On the east side of the Scandinavian mountains the great fringe of lakes in the Nordland resulted from the fact that the last remains of the ice cover lay not within the mountains but farther east, thus blocking any outflow to the Gulf of Bothnia. In consequence the lakes found a lower overflow westward to the North Atlantic, so carving out the deep valleys through the mountains which now form convenient passages between the Norwegian coast and the interior. After the disappearance of the last great ice masses these lakes all found an easier outflow to the Baltic, so that the old valleys through the mountains were left high and dry.
The terminal moraines marking the different stages in the melting of the ice extend across Sweden and Finland like gigantic ribbons of debris. The traveller constantly encounters these great accumulations of boulders, against which man the cultivator has been able to make little headway. In southern Finland some of these moraines were deposited under the sea and evenly distributed by the action of the waves, producing the regularly shaped Salpausselka range of hills.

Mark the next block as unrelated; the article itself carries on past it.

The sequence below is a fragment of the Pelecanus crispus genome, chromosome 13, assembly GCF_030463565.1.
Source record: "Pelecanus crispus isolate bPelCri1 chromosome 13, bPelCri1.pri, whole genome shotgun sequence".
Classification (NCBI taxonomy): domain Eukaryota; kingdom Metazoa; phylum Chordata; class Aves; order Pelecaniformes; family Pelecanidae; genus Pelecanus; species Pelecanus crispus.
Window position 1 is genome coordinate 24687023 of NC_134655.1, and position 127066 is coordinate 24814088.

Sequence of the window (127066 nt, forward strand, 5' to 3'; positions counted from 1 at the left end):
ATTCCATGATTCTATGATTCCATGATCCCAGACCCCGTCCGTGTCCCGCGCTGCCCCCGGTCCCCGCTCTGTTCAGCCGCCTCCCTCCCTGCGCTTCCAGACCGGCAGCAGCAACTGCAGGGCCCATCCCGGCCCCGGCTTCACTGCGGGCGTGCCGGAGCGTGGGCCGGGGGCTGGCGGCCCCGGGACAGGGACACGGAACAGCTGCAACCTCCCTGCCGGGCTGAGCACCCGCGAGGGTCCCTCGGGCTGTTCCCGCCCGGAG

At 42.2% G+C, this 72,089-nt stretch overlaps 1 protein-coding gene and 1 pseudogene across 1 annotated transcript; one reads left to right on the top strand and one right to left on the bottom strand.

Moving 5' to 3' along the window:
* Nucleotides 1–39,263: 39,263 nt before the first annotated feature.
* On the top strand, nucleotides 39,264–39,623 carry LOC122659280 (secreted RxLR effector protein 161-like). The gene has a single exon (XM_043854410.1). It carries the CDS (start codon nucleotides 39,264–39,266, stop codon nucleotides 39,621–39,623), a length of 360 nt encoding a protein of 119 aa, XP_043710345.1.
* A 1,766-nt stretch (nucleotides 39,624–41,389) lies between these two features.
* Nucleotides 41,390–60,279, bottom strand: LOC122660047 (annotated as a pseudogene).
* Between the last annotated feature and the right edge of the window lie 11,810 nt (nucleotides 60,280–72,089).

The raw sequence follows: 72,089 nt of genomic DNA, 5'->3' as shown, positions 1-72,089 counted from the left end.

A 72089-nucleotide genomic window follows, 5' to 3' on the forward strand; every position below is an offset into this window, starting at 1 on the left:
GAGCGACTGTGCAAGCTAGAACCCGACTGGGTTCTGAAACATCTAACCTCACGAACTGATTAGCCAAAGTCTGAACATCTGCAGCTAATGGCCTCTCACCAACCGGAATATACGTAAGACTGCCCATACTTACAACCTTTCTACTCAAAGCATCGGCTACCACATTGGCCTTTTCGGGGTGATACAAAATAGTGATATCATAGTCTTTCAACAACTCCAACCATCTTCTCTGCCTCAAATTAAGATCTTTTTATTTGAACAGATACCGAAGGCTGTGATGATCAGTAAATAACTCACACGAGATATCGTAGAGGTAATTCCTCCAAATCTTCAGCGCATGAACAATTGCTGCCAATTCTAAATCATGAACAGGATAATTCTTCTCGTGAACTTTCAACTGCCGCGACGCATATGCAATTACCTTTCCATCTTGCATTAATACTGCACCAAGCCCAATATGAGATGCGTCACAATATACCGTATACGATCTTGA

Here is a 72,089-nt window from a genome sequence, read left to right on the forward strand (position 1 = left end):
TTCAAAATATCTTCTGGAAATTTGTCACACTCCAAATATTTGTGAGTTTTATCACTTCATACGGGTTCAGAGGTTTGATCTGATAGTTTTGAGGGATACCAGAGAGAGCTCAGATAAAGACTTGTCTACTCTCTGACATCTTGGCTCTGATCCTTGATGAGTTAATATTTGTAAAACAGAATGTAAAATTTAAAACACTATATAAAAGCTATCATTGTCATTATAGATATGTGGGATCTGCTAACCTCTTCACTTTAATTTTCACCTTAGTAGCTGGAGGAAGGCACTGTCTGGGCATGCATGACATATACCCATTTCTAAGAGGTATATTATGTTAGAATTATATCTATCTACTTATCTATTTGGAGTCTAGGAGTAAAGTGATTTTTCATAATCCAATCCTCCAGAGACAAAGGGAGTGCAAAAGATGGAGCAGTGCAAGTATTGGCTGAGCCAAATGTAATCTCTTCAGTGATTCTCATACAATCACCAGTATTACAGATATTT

The grinding action of the glaciers is also seen in the lowland areas, for example in the roches moutonnees (rocks rounded or smoothed by glacial action) found in the skerries and also inland, where even the hardest rocks have been eroded into a characteristic whale-backed shape. Particularly striking are the eskers (oser, singular os, Swedish as), long stratified gravel ridges which may extend for several hundred miles and sometimes enclose lakes of some size. These were originally sedimentary deposits in the channels carved out by rivers under the ice, and when the ice melted were left as natural causeways which provided convenient traffic routes for man. Stockholm is situated where it is largely because of an esker which helped to close off Lake Malar and offered a convenient means of passage.
One other notable glacial feature is the kettlehole, a small depression formed where a mass of ice was covered by drift and, being thus protected from the sun, was slower to melt; then when it did melt the covering of soil fell in and formed a funnel-shaped depression.
The most characteristic features of the coastal regions formerly covered by ice are the fjords which are found in Scandinavia in every variety of form. In northern Norway they cut deep into the land, broad and funnel-shaped. In the Lofoten Islands they form a maze of inlets flanked by
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